In conducting this research over a 10-week project period this summer, the Learning to Search More Deeply Data+ project team only dipped their toes in the sea of search ranking data and the ways that search ranking can be improved for minority users in the future. However, their new algorithms showed that results change quite a lot depending on sentiment analysis and where those sources are coming from. In addition, the team discovered large differences in minority populations (African American, Asian, Hispanic, etc.) that were not easily captured by the algorithms currently in use for search. Sankofa, Inc., was very pleased with the initial findings of this project and the potential to expand the technology being developed at Sankofa, Inc. to solve problems of cultural relevance in tech.

Sayan Mukherjee shared that one of the things he most enjoyed about this project was the question of how to get media to people better – and not just minorities. “Understanding how well big data is doing at understanding smaller subgroups in the population will improve search for everyone in the long-term”, Mukherjee explains. One of the biggest challenges of the project was understanding the client’s goals and translating that into a data problem, and creating a common vocabulary for the data they were using. The biggest lesson from the project was in seeing how drawing information from these different sources (like Twitter feeds) changed the information provided in a search. Team member Weiyao Wang has continued his machine learning research with an independent project this semester with Professor Mukherjee.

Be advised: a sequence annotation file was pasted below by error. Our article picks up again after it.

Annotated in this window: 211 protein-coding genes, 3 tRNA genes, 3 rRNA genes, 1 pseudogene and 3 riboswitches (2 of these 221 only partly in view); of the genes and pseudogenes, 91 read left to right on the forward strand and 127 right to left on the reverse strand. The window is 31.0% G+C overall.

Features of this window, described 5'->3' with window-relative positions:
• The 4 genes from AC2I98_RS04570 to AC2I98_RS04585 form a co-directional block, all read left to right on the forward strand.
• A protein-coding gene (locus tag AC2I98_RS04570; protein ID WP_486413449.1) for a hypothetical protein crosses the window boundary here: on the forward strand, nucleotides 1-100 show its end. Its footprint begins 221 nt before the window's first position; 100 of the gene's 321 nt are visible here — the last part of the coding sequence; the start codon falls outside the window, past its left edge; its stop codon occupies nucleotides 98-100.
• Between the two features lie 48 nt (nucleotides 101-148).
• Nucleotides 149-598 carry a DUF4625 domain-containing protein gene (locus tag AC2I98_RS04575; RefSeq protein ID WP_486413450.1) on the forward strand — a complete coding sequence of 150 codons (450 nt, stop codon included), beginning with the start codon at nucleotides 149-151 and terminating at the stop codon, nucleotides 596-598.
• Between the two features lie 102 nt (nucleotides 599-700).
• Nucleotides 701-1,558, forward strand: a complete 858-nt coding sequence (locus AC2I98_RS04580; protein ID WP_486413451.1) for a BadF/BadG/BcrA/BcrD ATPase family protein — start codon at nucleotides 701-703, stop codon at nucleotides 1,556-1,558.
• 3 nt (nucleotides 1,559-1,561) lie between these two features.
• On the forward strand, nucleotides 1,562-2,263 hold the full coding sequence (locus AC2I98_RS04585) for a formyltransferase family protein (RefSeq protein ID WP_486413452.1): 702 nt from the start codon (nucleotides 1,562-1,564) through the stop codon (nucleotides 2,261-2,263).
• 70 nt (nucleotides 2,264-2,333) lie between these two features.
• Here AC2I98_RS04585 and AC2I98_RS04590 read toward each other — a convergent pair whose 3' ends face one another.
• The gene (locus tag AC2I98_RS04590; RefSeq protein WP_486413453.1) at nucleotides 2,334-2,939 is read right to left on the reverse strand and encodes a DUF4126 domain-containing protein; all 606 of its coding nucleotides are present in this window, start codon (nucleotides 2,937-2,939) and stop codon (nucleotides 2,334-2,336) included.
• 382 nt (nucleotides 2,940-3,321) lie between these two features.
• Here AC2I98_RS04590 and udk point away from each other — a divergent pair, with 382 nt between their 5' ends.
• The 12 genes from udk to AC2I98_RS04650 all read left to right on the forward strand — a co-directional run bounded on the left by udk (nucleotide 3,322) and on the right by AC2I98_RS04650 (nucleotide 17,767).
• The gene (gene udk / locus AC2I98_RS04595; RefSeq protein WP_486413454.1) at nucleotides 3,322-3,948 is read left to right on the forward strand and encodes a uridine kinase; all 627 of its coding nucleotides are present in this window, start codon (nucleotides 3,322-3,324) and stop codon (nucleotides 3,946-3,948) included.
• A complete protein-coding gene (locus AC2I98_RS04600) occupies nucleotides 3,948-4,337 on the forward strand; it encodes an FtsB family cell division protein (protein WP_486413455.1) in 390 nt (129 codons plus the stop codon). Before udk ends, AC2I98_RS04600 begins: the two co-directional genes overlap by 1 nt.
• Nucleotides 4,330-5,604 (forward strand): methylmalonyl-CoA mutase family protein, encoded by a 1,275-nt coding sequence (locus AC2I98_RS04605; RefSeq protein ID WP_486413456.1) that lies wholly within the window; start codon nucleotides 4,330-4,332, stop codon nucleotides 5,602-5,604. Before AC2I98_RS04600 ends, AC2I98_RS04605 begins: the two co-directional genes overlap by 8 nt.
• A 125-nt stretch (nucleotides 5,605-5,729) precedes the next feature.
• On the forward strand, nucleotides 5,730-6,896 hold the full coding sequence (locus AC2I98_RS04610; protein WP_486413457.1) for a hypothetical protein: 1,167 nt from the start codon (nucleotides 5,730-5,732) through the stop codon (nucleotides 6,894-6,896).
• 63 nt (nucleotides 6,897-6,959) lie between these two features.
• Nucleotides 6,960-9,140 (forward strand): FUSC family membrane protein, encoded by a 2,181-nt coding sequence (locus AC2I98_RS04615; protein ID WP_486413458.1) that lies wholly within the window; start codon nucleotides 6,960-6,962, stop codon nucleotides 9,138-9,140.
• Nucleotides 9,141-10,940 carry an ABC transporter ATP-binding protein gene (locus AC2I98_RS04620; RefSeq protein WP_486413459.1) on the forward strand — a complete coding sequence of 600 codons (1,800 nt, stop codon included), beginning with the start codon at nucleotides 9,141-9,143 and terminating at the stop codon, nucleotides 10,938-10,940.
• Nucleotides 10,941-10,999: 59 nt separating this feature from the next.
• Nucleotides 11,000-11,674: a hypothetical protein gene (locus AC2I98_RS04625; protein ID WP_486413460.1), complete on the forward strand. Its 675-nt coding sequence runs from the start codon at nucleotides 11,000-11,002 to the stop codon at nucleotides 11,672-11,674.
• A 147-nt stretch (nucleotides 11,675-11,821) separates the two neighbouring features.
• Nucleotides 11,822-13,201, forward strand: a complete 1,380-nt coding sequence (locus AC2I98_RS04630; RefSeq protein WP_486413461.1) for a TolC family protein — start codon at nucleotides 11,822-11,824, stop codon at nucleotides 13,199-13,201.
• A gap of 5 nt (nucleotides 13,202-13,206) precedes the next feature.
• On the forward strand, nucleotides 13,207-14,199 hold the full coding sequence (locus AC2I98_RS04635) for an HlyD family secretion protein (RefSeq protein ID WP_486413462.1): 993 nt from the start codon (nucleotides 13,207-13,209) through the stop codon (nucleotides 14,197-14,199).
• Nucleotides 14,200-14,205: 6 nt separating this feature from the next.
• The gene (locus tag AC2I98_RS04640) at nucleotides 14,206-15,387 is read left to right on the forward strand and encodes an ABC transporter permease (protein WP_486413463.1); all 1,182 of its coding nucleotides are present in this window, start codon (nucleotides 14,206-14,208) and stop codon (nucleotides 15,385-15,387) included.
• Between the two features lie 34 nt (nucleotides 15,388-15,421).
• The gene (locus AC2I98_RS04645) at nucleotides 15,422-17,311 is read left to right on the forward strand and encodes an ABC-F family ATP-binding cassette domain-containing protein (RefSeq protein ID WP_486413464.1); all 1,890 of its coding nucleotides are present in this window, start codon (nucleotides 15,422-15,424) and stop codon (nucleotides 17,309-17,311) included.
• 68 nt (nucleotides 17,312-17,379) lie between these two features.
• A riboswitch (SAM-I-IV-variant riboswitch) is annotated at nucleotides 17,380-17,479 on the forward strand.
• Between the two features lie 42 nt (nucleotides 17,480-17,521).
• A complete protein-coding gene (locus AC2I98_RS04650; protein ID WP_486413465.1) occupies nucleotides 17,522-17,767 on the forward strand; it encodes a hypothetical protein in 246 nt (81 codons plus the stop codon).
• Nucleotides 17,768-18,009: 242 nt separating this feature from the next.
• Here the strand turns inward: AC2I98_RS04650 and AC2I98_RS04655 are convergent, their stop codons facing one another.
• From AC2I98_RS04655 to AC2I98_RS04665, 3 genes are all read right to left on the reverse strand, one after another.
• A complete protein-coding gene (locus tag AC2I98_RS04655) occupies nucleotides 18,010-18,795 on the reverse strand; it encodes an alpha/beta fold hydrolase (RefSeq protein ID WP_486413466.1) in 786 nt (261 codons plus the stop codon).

Paul Bendich, Associate Director for Curricular Engagement for the Information Initiative and Data+ program administrator, said that the group had to work on a very complicated social problem and had to use very difficult math and statistics for a solution. Grouping the Learning to Search More Deeply team with other Data+ project teams like the Geometry and Topology for Data and Eye Movement and Food Choice teams that were also doing serious math and statistics calculations fostered the exchange of skills and knowledge between project teams, which is one of the strengths of the Data+ program.

One question that arises from creating technology to improve search for individual users is that of privacy. In providing more relevant results to a user, more information about that user will be pulled by algorithms doing search. While acknowledging there are definitely sensitivities and concerns, “every element of privacy is also an element of convenience and service,” explains Bendich. Winston Henderson shared that from a business perspective, the population deserves and could have a better product than what is currently out there, and the population also deserves tools that work for everyone, not just the “perceived majority internet user”. Sankofa, Inc. is working to provide those tech solutions. We look forward to hearing more about how Sankofa, Inc. translates this project into marketable tools for improving search for all internet users in the future!

To learn more about sponsoring your own Data+ project, please visit http://bigdata.duke.edu/data, or contact Ashlee Valente (Ashlee.valente@duke.edu) or Paul Bendich (bendich@math.duke.edu) for more information.